I have been inundated on twitter and even by email for weeks with questions (specifically “did you buy it?”) about a 19th Century baseball photograph that sold at auction yesterday in Maine for $92,000.
No, I didn’t. It’s not really a baseball card.
Before I explain that seemingly odd statement – I mean, it’s a picture of what was then a major league baseball team, it’s on cardboard, and the French term for what it is includes that country’s word for ‘card’ – let me mention that I don’t disrespect anybody who disagrees with my conclusion, and that the idea of which items from the pre-1886 era are cards and which aren’t is very fluid and very open to interpretation.
So that having been said: this ain’t a card:
It is a great image of the 1865 Brooklyn Atlantics, who were then competing in the very loosely organized and intermittently professional National Association of Base Ball Players, which preceded the first semi-organized professional league, the National Association (1871), and the first truly recognizable modern league, the National League (1876).
This is the only second copy of this, er – thing – known to have survived, and the other is in the Library of Congress. That its ‘cardness’ is open to debate is evident even from the quotes provided to the Associated Press by the auctioneer of the thing, David Thibodeau, who said…
“It’s more of a piece of photography than a baseball card, but it’s considered by many to be the first baseball card just by the fact that it was distributed by the team. It kind of set the stage for baseball cards after that.”
But Mr. Thibodeau also said…
“The key piece of this is not only that it’s a baseball card, but that it’s a wonderful piece of Americana.”
I can understand his confusion. I have friends who, like me, are specialists in 19th Century cards who think this is clearly a card, and others who don’t. Obviously I fall into the second category, as does one of the foremost experts in the field who told me last month he certainly would like to have it, but not if it was going to cost very much.
I’ll get to the cost in a moment, but first, the what-is-it part.
In the middle of the 19th Century, if you visited somebody – especially if you went to their home and they were out – you were expected to leave your “calling card.” These were ornate ancestors of the modern business card and while they could be art-like, they were as limited as the business card is today. Then came a big change.
Photographs were cumbersome things to make and distribute until 1854, when French photographer Andre Disderi developed a method to take eight of them on a single plate. Whereas previously if you wanted eight pictures of yourself, you had to pose for eight separate shots and have them developed eight separate times, with Disderi’s system you still had to pose eight times, but they could all be developed and printed simultaneously. Later improvements allowed for those eight poses to be reproduced again and again, cutting the cost and cumbersomeness of production even further.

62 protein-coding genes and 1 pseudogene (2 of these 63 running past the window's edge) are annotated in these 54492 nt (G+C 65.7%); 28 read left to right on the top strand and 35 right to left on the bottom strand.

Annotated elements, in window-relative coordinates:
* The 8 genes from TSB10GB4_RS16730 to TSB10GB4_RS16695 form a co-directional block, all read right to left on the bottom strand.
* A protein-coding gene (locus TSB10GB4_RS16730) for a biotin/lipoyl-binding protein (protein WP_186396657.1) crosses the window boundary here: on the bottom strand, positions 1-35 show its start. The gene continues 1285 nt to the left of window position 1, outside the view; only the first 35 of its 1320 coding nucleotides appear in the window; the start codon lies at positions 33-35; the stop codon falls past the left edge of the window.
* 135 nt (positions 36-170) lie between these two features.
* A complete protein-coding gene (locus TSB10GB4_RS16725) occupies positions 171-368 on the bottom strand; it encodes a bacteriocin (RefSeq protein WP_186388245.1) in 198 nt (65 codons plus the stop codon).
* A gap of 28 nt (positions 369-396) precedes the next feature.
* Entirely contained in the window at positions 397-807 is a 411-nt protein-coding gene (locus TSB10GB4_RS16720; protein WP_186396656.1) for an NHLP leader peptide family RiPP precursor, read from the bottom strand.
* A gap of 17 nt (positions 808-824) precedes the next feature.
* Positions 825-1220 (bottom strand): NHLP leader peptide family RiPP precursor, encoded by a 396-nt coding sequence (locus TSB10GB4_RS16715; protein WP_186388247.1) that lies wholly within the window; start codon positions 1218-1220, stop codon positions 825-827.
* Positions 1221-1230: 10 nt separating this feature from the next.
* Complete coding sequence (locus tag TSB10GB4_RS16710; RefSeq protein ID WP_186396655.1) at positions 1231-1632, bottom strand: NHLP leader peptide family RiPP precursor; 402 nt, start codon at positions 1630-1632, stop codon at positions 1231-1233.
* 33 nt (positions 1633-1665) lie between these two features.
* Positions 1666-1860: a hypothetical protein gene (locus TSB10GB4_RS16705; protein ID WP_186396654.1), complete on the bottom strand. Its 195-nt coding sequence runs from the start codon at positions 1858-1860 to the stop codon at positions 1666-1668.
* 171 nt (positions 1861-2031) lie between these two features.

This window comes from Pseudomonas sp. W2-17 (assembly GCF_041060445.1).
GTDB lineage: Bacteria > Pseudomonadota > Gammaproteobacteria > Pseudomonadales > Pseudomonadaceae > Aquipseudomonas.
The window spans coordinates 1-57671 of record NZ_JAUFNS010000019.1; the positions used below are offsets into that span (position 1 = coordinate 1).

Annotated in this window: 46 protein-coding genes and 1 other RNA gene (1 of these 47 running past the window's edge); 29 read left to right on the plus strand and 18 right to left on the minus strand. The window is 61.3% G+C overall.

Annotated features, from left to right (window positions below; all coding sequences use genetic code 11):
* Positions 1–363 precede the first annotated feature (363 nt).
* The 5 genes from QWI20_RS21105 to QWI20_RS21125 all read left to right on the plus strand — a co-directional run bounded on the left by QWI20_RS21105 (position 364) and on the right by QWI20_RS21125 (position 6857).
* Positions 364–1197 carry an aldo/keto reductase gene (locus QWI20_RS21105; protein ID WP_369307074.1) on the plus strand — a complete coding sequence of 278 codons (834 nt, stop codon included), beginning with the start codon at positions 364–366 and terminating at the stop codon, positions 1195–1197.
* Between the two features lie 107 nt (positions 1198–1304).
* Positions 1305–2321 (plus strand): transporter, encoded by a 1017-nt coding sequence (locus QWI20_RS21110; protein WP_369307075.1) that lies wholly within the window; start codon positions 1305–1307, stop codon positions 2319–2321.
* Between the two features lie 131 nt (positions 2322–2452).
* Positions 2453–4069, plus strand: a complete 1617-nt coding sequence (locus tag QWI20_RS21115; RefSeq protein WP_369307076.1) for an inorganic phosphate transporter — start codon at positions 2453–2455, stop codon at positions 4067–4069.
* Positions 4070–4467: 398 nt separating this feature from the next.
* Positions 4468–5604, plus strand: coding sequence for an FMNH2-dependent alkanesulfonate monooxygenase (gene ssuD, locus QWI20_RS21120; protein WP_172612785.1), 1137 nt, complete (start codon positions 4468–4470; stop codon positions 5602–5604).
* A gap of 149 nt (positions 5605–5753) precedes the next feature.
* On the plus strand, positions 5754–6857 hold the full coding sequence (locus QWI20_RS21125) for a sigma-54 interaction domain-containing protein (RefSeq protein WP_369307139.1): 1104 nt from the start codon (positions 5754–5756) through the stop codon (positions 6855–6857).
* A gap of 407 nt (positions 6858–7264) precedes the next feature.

Soon, the cost of a photographic card of yourself was not much more than the expense of an ordinary calling card. Thus, the French version of the card – the carte de visite – was adorned with an image. If you had any money, you had stacks of picture cards of yourself to hand out on all occasions. Photography studios soon began to clean up not just by custom-producing cards for individuals, but by creating and selling poses of celebrities. The tipping point in France was the Disderi cartes of Emperor Napoleon III, which he began to sell in 1859.
So by the 1860’s – and certainly long before the 1865 Brooklyn Atlantics posed for the photograph that sold for $92,000 on Wednesday – there were cartes de visite that were used like today’s business cards, and others that were collectibles. There are cartes de visite (CDVs) of everybody from the heroes of the Civil War to John Wilkes Booth…to baseball players (I’ll correct myself to the spelling of the day: base ball players).
The nit-picking part here is that the definition of a “baseball card” has always been a card or similar item depicting a player or team that was designed to help sell another product. As late as 1980 there just weren’t many cards made just for the sake of making them. They were means of advertising, they were the stiffeners in the packs of cigarettes, they were sold with slabs of taffy, they were found in boxes of cornflakes, they doubled as tickets, and most recently they were used to raise one particular manufacturer’s bubble gum above all others. There was also always a sense that there had to be at least a couple of different cards, of similar design, sold by or on behalf of one manufacturer and constituting a “set” for a photographic baseball image to be a real “card.”